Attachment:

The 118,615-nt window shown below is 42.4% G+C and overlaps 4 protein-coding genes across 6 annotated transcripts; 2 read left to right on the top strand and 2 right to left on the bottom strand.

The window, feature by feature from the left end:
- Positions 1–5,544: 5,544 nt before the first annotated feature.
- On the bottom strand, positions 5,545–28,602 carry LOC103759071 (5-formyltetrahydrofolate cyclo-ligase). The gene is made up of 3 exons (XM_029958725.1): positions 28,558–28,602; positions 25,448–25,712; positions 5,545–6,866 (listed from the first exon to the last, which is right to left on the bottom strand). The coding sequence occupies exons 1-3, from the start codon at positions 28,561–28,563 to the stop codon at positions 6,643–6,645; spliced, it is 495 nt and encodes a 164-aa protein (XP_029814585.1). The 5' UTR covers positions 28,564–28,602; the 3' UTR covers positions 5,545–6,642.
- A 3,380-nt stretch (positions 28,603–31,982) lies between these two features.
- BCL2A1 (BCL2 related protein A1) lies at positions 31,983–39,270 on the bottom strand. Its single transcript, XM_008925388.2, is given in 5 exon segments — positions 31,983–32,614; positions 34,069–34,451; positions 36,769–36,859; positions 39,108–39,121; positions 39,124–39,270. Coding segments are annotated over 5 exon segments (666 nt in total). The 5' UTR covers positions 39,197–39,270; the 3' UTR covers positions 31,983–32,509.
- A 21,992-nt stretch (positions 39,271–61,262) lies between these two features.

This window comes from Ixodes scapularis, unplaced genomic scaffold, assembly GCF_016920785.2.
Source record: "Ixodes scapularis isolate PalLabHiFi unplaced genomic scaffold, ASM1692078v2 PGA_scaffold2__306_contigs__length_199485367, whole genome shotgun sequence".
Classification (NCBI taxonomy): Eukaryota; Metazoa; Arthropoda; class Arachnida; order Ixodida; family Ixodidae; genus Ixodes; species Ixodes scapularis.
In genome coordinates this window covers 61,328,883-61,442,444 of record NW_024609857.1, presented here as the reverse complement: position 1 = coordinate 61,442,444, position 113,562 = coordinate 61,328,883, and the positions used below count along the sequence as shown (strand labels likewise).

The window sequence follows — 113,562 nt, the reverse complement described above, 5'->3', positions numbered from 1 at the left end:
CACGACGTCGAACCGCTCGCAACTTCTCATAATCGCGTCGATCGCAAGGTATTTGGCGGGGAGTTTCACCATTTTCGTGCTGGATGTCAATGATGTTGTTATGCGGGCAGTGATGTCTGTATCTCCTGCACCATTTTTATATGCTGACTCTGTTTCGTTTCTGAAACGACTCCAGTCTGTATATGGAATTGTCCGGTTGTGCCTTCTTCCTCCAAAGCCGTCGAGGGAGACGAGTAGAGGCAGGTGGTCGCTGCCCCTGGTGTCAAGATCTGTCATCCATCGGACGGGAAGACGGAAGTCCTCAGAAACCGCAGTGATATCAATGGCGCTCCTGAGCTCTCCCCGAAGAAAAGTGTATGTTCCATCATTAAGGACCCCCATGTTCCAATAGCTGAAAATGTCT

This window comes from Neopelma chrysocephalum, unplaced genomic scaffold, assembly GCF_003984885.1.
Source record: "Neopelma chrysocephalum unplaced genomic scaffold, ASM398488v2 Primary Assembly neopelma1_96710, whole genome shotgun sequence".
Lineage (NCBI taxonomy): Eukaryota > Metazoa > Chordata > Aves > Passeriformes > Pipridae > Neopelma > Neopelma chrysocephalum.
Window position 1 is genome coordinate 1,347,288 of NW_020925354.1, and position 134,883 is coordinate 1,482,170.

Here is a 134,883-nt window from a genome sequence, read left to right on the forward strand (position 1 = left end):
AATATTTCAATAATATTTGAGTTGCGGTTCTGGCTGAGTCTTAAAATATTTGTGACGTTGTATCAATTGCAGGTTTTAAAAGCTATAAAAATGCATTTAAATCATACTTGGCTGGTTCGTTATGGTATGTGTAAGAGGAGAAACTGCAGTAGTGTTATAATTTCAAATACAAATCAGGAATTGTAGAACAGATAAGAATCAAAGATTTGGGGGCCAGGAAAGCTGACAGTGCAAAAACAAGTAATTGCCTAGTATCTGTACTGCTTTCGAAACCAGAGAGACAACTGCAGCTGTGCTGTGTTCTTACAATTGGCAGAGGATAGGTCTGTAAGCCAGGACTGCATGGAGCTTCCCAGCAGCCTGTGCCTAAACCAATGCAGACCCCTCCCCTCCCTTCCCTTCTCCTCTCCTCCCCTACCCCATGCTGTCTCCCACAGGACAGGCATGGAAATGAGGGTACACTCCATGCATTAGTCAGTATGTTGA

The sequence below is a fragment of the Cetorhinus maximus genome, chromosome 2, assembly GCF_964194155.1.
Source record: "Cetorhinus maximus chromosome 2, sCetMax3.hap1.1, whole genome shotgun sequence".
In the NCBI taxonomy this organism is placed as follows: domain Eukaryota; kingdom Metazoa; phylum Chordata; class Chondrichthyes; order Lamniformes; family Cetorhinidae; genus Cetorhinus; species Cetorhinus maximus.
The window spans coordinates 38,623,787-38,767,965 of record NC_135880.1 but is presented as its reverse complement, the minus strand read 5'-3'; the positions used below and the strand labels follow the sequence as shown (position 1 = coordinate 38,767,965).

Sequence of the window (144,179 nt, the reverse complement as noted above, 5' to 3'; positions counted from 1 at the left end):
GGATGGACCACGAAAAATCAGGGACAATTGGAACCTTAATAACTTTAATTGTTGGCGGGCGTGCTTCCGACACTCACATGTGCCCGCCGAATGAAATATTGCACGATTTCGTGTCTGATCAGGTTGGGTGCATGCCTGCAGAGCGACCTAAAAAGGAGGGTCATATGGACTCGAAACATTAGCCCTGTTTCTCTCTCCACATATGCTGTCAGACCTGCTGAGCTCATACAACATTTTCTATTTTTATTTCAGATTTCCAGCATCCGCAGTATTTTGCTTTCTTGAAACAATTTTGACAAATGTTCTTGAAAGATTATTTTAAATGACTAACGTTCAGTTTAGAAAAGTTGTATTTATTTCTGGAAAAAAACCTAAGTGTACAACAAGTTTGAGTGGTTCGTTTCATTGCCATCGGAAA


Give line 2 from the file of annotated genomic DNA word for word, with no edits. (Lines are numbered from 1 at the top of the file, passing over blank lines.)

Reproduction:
The window, feature by feature from the left end: